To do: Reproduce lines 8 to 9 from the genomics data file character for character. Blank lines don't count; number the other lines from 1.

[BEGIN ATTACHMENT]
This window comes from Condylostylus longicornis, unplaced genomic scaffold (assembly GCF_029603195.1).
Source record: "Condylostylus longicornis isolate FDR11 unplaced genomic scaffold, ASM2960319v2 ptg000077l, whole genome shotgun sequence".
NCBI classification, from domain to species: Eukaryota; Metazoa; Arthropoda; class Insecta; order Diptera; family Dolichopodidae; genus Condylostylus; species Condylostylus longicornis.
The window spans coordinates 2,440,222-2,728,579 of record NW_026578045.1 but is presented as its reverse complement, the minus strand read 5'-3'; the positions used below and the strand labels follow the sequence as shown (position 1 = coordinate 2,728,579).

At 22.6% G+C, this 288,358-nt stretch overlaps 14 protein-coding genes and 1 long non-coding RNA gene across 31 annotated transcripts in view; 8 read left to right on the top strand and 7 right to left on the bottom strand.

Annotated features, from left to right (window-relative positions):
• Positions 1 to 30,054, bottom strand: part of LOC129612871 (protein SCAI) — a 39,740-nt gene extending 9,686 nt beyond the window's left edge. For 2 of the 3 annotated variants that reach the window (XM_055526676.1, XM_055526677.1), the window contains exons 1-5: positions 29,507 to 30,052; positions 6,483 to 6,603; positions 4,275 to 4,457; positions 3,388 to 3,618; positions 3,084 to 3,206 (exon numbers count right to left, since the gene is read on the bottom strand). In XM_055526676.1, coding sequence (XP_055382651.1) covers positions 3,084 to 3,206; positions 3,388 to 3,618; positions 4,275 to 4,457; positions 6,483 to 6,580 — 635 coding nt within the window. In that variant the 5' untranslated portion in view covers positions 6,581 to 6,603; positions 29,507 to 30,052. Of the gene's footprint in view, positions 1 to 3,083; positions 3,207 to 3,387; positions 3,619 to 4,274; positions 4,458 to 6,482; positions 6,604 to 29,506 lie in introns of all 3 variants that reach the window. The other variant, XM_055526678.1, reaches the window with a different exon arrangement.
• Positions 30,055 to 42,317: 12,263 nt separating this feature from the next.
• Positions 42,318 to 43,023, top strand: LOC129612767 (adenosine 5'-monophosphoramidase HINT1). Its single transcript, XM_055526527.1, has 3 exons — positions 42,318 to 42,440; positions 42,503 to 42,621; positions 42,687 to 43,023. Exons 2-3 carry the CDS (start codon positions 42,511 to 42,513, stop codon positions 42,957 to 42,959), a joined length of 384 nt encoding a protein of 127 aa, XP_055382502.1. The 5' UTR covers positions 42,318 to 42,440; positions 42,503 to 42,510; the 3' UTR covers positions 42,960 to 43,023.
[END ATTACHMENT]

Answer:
• Positions 30,055 to 42,317: 12,263 nt separating this feature from the next.
• Positions 42,318 to 43,023, top strand: LOC129612767 (adenosine 5'-monophosphoramidase HINT1). Its single transcript, XM_055526527.1, has 3 exons — positions 42,318 to 42,440; positions 42,503 to 42,621; positions 42,687 to 43,023. Exons 2-3 carry the CDS (start codon positions 42,511 to 42,513, stop codon positions 42,957 to 42,959), a joined length of 384 nt encoding a protein of 127 aa, XP_055382502.1. The 5' UTR covers positions 42,318 to 42,440; positions 42,503 to 42,510; the 3' UTR covers positions 42,960 to 43,023.